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Dribble Meat on Your Pants and Laugh About It at the Village’s Kiin Thai

One of the best things I’ve tasted lately is ho mok. This Cambodian rarity is occasionally offered on the city’s Thai menus, more often spelled "amok." It arrives in a pair of small mason jars, curried fish tidbits in a fluffy, brick-red mousse of coconut milk and duck eggs, with a nest of shredded kaffir lime leaves on top. Damn, it’s good! Find ho mok among a wealth of other unusual fare at Kiin Thai, a new offshoot of Somtum Der in the midst of the N.Y.U. campus — how’s that for hiding in plain sight? The space was formerly the lackluster Cafetasia, a pan-Asian refectory that one always suspected of secretly being a dormitory dining hall. Well, even cursed locations can get lucky sometimes.

Kiin Thai interior

Kiin Thai interior

"Airy" is a word that might be abused for the umpteenth time to describe the interior, which offers a finger of space with window seating to the left of the front door, while on the right a whitewashed dining room spreads before you, seating about 60 at bone-white tables. The room reminded one friend of ABC Carpet, featuring little clusters of kitschy paintings, random ceramics, and objets d’art hung on the wall and in distressed-wood cabinets. The room is pleasant enough, though you’d never guess Kiin Thai is one of the best Southeast Asian restaurants in the city.

You’d never guess Kiin Thai is one of the best Southeast Asian restaurants in the city.

Compared to the monomaniacal menu of Somtum Der — which concentrates almost to the point of insanity on the green papaya salads, yums, and bar snacks of Thailand’s Isan region — Kiin Thai’s is eclectic. It creeps across the map to include Central Thai recipes as well as noodles from Chiang Mai, a city on Thailand’s border with Burma. An example of the latter is khao soi ($15), a meal-size soup in a rich yellow broth stippled with red chile oil, which also shows Burmese influences. Soft egg noodles lurk in the depths while crunchy fried noodles float on top — as if the cook couldn’t decide which type to use. Khao soi might just be the Siamese dish of the year, since it’s also showcased at Pok Pok and (unsurprisingly) at Kao Soy, both in Red Hook.

Like Pok Pok, which it more than a little resembles in outlook, Kiin Thai fearlessly features dishes from other Southeast Asian countries, especially when they fill in perceived gaps in the Thai menu. Grilled summer shrimp ($10) constitutes a cunning variation on Vietnamese summer rolls. Colorfully served in a series of four shot glasses, each roll features pickled carrots, cucumbers, and good-size shrimp tumbled inside an oak-lettuce leaf, which is further wrapped in sticky rice paper. A dose of fermented fish sauce finishes the accompanying tamarind dip, which is so good you’ll grab it back from the busboy as he tries to remove it from the table.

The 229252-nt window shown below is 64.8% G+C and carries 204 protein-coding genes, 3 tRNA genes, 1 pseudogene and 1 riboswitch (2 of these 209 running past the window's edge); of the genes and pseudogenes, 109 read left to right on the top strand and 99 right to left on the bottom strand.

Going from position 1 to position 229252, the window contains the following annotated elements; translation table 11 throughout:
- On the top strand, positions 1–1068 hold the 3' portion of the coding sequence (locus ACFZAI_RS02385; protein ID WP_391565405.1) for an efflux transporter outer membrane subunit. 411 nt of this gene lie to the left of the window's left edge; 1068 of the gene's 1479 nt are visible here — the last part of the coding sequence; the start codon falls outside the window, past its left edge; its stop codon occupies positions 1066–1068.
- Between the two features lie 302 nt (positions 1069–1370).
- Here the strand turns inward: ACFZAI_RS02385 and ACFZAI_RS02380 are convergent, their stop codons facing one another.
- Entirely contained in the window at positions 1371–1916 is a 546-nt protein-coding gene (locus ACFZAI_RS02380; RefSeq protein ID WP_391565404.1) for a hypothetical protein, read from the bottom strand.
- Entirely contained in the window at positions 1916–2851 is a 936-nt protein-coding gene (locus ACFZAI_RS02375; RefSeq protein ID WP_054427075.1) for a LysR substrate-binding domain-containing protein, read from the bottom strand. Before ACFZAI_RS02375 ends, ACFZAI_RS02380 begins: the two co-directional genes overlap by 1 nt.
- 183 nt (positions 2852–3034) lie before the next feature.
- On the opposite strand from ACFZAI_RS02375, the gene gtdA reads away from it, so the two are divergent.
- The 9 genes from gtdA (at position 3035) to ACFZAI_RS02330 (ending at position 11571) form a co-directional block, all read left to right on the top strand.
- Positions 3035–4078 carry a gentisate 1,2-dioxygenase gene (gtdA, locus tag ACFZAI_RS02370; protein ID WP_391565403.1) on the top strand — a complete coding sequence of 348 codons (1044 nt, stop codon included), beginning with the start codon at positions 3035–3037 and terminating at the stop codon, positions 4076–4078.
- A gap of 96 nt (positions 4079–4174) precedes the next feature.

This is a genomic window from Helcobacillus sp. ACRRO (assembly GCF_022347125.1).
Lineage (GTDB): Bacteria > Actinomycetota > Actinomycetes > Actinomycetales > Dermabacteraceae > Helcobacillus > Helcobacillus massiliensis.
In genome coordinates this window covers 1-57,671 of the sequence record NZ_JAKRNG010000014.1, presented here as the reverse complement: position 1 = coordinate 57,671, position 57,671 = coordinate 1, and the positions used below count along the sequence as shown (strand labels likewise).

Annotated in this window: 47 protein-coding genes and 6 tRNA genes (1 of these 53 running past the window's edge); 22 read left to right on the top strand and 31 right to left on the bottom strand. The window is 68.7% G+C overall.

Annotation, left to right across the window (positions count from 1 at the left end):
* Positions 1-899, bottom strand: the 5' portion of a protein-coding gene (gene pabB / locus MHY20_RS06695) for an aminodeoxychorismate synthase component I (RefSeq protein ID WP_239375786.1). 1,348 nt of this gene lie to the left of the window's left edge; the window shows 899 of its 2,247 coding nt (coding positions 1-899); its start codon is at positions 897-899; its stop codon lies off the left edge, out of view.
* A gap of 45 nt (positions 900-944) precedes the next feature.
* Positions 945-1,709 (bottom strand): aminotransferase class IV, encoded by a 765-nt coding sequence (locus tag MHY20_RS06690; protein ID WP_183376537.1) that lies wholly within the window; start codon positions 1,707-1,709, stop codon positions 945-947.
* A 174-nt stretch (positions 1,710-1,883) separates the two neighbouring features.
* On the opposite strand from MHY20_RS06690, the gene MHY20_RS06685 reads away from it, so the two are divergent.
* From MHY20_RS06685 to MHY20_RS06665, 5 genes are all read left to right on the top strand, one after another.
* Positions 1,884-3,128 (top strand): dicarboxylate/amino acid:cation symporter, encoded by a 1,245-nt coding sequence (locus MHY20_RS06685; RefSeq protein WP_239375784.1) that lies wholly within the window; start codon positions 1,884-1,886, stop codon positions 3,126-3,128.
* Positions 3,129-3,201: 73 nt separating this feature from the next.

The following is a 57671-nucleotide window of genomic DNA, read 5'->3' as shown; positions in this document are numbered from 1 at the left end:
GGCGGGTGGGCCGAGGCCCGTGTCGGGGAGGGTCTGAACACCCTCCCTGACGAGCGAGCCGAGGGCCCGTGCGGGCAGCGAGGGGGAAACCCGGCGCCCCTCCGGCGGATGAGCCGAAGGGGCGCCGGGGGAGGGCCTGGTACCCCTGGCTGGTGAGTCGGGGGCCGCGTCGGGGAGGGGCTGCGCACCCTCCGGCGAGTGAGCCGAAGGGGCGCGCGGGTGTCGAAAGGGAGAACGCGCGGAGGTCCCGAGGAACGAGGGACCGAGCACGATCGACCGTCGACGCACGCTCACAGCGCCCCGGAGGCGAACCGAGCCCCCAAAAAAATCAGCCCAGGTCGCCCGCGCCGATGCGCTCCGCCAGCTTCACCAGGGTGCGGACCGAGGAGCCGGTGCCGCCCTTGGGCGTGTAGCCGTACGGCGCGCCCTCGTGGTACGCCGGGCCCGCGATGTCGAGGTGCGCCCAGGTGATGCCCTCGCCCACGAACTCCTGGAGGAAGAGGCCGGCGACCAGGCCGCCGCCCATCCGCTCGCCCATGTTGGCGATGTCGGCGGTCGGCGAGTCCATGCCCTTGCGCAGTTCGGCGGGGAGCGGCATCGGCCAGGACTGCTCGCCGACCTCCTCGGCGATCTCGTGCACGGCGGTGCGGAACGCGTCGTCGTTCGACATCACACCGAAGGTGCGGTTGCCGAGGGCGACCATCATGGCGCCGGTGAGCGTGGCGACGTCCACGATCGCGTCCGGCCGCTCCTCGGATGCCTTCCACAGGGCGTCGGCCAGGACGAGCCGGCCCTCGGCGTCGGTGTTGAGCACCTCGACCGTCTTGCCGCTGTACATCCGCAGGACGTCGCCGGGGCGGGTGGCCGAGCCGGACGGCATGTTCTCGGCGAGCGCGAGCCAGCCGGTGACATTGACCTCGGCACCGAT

Kiin Thai Nham Prik
Kiin Thai Ho Mok
Kiin Thai summer shrimp

Above: Nham prik ong; Below: Ho mok steamed striped bass and grilled summer shrimp wraps

Who doesn’t love a restaurant that takes chances? Though you might never order it again, the plate-size salad called tum sweet corn with salted eggs ($10) is a tour-de-force of Southeast Asian flavors, with the funky and crumbly eggs lolling in a field of bright yellow kernels that taste powerfully of lime and chiles. Thankfully, Kiin is one place you won’t be asked to select a level of hotness — the dishes come just the way they are and you’ll have to deal with it. Other menu oddities include duck in an oily red curry; the obscene-sounding golden bags (vegetables fried in rice paper); and chicken wrapped in pandanus leaves. Also known as screw pine, these leaves issue from a deciduous tree with a flavor approximating basmati rice; they’re also used in India to goose up the flavor of inferior rice. Gobble the bird and discard the leaves, which are too tough to be edible.

Wonders await around every corner at Kiin Thai. The much-abused pad Thai is here rehabilitated by concealing the noodles inside a thin omelet and putting the shrimp on top. If you want to make it too sweet — as they do in bad Thai restaurants — a small vessel of sugar comes on the side along with crushed peanuts and pickled turnips. My favorite dish on the menu is relished both in Isan and across the muddy Mekong River in Laos. Nham prik ($12) is a bowl of fiery ground pork that comes with an array of dipping implements that surround the bowl like a passel of squalling children around a matriarch. This convivial concoction can be shared by the whole table, who take turns scooping up the ground meat with fried pork skins, carrots, cucumbers, cabbage, sausages, and fish cake. Consider it a test of your dexterity likely to leave your fellow diners in stitches as you try to ferry the dip to your mouth without dribbling meat on your pants. How many dishes can you think of that provide a delicious experience with a side of levity?

Cost: Dinner for two with tax but not tip, with a cocktail apiece, $100

Sample dishes: Ho mok (fish mousse), nham prik ong (ground pork dip), duck red curry, grilled summer shrimp. For vegetarians: golden bags (fried vegetable pouches), nham prik num (eggplant dip, vegetarian except for a small fishcakeask).

What to drink: Thai black coffee, Laos dark beer, or one of the inventive cocktails, especially the pandan old fashioned, which sends the classic scuttering in a new direction.

Bonus tip: Don’t be tempted by the combination lunches, which make Kiin seem like every other Thai restaurant in town; insist on ordering from the regular menu.

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